Tag Archives: Colorado

Hiking The Vindicator Valley Trail

Throughout the state of Colorado, the landscape is dotted with memories of the silver and gold mining industries of the late 1800’s.  A high concentration of abandoned mines can be found about an hour outside Colorado Springs.  Miners came to the area trying to reach the Cripple Creek and Victor mining districts with the promise of wealth to be found in the area.   There is a great trail system in this area called the Trails of Gold where you can hike past the remnants of this interesting part of American history.

On this day, we hiked the Vindicator Valley Trail.  This trail is located off Rt. 81 just outside the little town of Victor.  It combines two of my favorite things…ghost towns and hiking! And it is great for photography.  Ok, three things!!

Vindicator Valley Trail Start

The trail is about 2 miles long is a fairly easy hike with some small rolling hills.  The scenery is spectacular!

Part of the Trail

The trail is bordered in most sections by split rail fencing which protects the ruins and hikers from unseen dangers.  Posted signs warn to stay on the trail and keep an eye on kids and dogs.  One never knows where an abandoned mine might lay as more than 500 mines once could be found in this area.

Longfellow Mining Company

Many buildings along the trail have historical information markers.

Vindicator Valley Trail - Abandoned Cabin

I really wished we had been just a couple weeks earlier so that we could have seen the aspens.  It must be even more beautiful in the early fall.

Vindicator Mine


Powder Magazine

This is one of a few powder magazines that have survived.  The explosives were safely and separately kept in these buildings far from the mining operations.

Vindicator Valley Mining

Vindicator Valley Trail Mining Building 1

Vindicator Valley Trail Mining Building 2

Our trip to Colorado was a short one and the Vindicator Valley Trail was the only hiking trail we were able to do this day since we had limited time.  There are nine trails in this area and I hope to explore more in the future.  Check here for trail descriptions and maps.

Stop by Victor for lunch after a day of hiking!


Visiting With Wolves


My husband and I just returned from a wonderful trip out west to Colorado.  I plan to post about a few of the wonderful places we visited on our trip but I first wanted to share our experiences at a special place called Rocky Mountain Wildlife Foundation in Guffey, CO.  This place is a unique sanctuary for captive born wolves and wolf-dog hybrids that have been injured, abused and or neglected.  After meeting the founder, Mark Johnson, one can tell that he pours his heart and soul into caring for these canines.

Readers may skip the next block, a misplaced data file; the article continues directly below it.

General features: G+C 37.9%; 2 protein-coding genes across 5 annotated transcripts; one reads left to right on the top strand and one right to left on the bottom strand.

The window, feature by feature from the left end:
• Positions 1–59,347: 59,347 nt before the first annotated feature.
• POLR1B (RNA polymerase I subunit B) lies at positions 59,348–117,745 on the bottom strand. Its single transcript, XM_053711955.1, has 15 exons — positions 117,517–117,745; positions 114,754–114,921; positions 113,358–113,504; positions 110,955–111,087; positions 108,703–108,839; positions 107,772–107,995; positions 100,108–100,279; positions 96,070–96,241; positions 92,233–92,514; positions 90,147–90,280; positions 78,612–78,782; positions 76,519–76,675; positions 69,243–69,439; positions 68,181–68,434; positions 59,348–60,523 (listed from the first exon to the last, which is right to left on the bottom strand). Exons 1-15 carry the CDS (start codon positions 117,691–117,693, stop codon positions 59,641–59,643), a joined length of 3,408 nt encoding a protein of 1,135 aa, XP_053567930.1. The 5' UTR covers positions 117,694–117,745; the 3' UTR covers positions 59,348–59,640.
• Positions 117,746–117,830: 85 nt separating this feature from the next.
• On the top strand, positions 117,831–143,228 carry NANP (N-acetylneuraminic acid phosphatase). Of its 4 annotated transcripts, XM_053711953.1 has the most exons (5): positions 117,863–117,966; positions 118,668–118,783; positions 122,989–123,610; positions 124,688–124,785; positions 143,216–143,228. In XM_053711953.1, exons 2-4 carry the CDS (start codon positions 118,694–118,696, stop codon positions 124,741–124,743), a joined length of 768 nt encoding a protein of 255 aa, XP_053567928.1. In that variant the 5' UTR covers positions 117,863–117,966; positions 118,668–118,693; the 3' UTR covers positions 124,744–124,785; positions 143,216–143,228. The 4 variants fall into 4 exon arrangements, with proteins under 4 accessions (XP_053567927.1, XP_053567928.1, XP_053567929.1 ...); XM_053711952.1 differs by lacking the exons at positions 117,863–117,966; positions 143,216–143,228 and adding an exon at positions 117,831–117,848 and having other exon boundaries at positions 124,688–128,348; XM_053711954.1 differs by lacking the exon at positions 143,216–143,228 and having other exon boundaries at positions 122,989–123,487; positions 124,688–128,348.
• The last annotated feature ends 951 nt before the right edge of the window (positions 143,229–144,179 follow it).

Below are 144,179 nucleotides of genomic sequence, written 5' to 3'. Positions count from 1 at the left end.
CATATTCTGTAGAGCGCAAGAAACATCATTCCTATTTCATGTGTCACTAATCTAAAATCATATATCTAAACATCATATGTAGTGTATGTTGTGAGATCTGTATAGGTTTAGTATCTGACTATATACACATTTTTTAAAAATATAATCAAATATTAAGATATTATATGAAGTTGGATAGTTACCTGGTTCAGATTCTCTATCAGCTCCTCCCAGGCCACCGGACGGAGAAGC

RMWF started with a wolf named Cheyenne.  Johnson acquired her from another sanctuary when she was 4 1/2 weeks old.  He and his wife raised her and it soon became apparent that Cheyenne was very special. Cheyenne had a gift.  She was able to tell when a person needed her either emotionally or physically.  She was gifted with the ability to heal people.

Read about Cheyenne here.

Unfortunately, Cheyenne passed away in 2009, but the sanctuary goes on.

We were greeted by Mark when we arrived and were given a short presentation about the sanctuary and the story of Cheyenne.  After the orientation, it was time to interact with the wolves!

Even wolves love belly rubs.  Dan rubs Zoya’s belly.


RMWF charges no entrance fee for your visit and operates on donations.  When you visit, it is just you and your group.  It was only my husband and I at our visit.  Before visiting, you make an appointment.  They have several 2 hour appointments daily.  You will interact with the sanctuary residents with your group only.

Mark gives very specific instructions for each wolf you interact with.  He knows each wolf like his own child.  Some are too shy for guest interactions but we were able to personally visit with seven wolves/ wolf hybrids (I think).

Thor was another that loved to give kisses and get belly rubs.




Baby even gave us a howl!


Poor Kiska came from a shelter in Texas.  She is a wolf hybrid.  They are working on getting her weight up.  She is such a love!


A few more shots from the visit…rmwf_6304


If you every find yourself in the Colorado Springs area, I highly recommend a side trip to Guffey to visit this special place.  RMWF is about 1 .5 hours from Colorado Springs. Visit their website Rocky Mountain Wildlife Foundation for information.  Appointments are necessary and all ages are welcome! They are a 501-c3 non-profit organization.


No pictures, but Guffey is a tiny town about 2 streets wide.  Visit the Rolling Thunder Cloud Cafe!  Wonderful owners and great food!  We stopped in after our wolf visit for lunch and had some excellent chili and conversation!